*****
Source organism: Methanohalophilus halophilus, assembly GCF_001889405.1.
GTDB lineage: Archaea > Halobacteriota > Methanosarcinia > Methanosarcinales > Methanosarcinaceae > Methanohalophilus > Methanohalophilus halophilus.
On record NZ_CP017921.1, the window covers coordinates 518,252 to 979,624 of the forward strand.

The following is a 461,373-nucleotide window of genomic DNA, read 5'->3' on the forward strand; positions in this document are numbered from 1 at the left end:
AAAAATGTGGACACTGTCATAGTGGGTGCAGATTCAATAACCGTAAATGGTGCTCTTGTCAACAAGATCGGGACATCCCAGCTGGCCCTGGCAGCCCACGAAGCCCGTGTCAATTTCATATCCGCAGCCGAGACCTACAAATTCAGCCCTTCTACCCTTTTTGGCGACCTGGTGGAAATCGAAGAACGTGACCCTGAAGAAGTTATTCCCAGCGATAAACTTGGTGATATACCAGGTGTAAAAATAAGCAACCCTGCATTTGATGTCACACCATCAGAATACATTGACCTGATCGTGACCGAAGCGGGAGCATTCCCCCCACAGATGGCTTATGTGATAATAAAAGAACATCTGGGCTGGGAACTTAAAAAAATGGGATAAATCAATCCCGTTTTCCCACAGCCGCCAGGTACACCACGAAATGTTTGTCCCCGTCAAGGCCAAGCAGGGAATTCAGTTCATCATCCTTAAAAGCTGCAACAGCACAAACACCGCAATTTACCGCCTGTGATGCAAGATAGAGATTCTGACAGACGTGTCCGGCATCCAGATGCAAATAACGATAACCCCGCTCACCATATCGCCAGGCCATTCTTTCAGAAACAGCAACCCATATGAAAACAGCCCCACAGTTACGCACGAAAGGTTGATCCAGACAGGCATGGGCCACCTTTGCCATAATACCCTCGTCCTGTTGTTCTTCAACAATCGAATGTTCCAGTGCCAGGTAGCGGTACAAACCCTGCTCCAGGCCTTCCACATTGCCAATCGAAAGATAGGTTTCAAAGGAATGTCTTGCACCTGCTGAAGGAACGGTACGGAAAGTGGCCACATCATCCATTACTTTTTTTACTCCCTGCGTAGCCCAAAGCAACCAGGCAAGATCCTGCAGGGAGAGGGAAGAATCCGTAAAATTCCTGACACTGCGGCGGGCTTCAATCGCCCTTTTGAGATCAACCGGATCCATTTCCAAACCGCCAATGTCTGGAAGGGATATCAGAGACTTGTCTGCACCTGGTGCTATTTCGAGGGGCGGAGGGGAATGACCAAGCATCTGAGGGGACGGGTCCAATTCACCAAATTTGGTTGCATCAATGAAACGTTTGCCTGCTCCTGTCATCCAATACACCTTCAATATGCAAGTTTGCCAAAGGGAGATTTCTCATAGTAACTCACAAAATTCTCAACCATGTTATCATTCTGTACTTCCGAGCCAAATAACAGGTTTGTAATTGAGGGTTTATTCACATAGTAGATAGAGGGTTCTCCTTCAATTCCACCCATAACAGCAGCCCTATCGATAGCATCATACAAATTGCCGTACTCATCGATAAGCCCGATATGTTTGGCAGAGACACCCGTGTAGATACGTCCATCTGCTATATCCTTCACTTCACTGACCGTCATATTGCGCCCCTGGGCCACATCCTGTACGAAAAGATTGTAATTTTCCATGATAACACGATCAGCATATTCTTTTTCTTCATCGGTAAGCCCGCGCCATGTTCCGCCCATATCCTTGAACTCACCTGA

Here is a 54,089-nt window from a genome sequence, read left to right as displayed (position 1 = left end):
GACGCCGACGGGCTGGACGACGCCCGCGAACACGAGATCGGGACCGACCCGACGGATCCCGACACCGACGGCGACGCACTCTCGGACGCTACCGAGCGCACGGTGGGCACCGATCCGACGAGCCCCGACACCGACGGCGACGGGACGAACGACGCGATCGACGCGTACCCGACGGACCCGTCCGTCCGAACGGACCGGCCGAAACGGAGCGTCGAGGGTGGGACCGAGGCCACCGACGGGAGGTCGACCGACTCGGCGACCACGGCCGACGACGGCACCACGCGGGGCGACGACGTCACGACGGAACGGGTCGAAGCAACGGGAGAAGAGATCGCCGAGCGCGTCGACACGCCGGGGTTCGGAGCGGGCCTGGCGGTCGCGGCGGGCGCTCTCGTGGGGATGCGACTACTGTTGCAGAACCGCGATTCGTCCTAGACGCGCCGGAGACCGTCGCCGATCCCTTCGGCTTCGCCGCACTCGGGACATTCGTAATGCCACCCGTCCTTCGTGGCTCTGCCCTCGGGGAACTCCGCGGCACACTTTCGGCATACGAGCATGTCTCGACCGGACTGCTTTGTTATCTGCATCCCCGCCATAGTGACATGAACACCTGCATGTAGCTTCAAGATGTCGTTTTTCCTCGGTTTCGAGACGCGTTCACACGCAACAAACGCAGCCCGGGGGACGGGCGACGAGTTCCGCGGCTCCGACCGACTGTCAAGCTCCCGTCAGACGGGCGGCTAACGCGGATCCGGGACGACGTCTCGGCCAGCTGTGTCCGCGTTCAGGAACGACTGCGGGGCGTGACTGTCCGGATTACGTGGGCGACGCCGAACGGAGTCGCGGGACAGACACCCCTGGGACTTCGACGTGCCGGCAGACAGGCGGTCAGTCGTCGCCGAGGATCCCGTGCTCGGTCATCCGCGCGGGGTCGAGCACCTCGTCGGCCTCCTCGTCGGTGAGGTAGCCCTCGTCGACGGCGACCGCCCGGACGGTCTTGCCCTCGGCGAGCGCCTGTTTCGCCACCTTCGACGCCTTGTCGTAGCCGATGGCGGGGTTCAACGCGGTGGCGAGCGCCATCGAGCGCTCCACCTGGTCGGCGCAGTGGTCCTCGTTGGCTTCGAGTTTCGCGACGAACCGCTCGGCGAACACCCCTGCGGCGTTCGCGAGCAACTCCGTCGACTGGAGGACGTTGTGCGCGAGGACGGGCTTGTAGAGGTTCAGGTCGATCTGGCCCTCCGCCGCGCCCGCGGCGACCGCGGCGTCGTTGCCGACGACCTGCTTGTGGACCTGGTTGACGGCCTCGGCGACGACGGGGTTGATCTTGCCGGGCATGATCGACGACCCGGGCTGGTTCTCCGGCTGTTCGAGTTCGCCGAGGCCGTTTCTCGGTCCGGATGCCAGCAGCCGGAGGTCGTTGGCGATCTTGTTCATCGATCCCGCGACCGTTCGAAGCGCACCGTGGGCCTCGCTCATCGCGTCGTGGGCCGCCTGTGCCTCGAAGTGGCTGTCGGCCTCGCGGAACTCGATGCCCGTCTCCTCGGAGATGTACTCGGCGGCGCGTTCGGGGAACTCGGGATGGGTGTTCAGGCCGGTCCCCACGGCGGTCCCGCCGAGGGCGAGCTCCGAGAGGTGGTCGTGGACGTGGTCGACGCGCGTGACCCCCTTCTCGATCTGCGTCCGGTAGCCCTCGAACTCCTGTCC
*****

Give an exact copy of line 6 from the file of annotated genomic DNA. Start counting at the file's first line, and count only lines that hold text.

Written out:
Here is a 54,089-nt window from a genome sequence, read left to right as displayed (position 1 = left end):